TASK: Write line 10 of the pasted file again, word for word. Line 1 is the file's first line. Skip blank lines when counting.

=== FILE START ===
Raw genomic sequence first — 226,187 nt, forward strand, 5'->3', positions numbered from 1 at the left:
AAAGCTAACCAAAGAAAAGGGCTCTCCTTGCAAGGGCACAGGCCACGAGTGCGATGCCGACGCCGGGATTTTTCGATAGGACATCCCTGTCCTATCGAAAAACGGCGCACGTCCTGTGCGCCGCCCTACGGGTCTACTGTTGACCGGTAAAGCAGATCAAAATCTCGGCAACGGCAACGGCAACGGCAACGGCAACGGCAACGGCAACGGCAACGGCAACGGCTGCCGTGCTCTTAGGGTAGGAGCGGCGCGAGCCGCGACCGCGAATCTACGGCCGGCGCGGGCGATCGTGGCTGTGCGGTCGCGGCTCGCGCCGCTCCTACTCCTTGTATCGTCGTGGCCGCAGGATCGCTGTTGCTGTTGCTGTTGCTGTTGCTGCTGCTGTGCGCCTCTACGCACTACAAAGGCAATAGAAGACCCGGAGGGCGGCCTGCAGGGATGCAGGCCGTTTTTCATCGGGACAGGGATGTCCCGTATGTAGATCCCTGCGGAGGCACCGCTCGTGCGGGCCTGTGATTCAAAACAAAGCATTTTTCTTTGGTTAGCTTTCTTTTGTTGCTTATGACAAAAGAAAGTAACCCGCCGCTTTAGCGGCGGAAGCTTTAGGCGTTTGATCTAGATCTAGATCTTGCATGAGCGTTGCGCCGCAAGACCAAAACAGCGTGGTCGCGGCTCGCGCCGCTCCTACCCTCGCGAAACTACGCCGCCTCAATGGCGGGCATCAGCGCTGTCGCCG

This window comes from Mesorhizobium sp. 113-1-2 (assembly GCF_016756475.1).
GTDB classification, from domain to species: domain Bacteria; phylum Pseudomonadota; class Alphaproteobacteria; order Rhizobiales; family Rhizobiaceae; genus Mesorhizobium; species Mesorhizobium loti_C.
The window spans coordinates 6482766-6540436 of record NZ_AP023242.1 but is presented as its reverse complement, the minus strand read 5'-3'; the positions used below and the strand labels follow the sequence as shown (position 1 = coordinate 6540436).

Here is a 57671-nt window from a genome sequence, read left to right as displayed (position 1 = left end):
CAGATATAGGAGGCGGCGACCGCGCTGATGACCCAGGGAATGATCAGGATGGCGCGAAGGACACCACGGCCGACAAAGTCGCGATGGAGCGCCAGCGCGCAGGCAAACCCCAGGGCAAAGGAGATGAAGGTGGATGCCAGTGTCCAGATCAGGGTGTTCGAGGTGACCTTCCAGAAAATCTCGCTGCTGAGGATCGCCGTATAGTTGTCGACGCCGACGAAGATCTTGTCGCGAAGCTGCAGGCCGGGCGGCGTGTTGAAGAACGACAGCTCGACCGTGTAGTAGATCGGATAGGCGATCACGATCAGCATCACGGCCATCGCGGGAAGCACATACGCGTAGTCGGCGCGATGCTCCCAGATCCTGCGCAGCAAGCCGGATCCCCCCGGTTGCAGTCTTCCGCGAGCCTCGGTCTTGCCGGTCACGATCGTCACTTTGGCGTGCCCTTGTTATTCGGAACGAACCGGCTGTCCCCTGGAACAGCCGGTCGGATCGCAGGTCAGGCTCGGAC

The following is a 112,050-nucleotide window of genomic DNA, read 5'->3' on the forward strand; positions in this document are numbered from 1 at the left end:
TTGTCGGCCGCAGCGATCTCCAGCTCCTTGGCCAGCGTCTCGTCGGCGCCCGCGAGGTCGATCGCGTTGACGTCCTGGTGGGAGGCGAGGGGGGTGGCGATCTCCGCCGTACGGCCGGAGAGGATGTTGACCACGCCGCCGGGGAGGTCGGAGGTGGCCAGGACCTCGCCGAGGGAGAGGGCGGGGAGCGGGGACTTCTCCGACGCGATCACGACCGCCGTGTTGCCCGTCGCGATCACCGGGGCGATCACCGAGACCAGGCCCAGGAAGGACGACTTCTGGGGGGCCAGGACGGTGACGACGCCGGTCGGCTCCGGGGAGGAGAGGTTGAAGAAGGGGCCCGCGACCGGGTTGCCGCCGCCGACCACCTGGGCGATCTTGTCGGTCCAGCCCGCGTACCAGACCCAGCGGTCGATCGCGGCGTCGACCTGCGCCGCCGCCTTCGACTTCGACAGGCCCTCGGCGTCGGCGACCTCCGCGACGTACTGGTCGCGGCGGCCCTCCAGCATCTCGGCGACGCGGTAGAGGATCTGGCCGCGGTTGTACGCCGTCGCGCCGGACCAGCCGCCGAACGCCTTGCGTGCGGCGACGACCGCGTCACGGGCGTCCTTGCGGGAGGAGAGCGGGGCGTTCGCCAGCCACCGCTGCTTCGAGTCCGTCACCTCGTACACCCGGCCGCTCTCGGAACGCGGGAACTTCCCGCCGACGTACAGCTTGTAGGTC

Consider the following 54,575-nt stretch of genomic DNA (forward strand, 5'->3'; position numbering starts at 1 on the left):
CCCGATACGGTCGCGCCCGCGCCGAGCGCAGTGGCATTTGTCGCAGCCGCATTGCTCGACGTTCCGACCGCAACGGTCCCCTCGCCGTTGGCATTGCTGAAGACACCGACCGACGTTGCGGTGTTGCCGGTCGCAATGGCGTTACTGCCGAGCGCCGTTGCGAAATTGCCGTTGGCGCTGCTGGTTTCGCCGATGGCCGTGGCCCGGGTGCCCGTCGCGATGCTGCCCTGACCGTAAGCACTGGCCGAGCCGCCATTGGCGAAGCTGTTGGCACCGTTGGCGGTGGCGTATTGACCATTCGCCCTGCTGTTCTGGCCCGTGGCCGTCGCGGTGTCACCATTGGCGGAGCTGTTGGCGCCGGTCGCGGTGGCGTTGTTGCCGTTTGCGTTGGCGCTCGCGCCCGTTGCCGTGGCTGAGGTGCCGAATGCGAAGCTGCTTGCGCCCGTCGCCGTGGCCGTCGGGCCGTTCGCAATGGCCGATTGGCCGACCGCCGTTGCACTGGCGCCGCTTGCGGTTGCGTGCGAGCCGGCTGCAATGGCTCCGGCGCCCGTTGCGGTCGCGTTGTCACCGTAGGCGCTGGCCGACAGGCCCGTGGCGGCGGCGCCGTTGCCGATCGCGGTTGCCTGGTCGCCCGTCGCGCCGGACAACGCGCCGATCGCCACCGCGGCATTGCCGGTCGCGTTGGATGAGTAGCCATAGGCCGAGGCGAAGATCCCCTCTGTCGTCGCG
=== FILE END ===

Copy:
Consider the following 54,575-nt stretch of genomic DNA (forward strand, 5'->3'; position numbering starts at 1 on the left):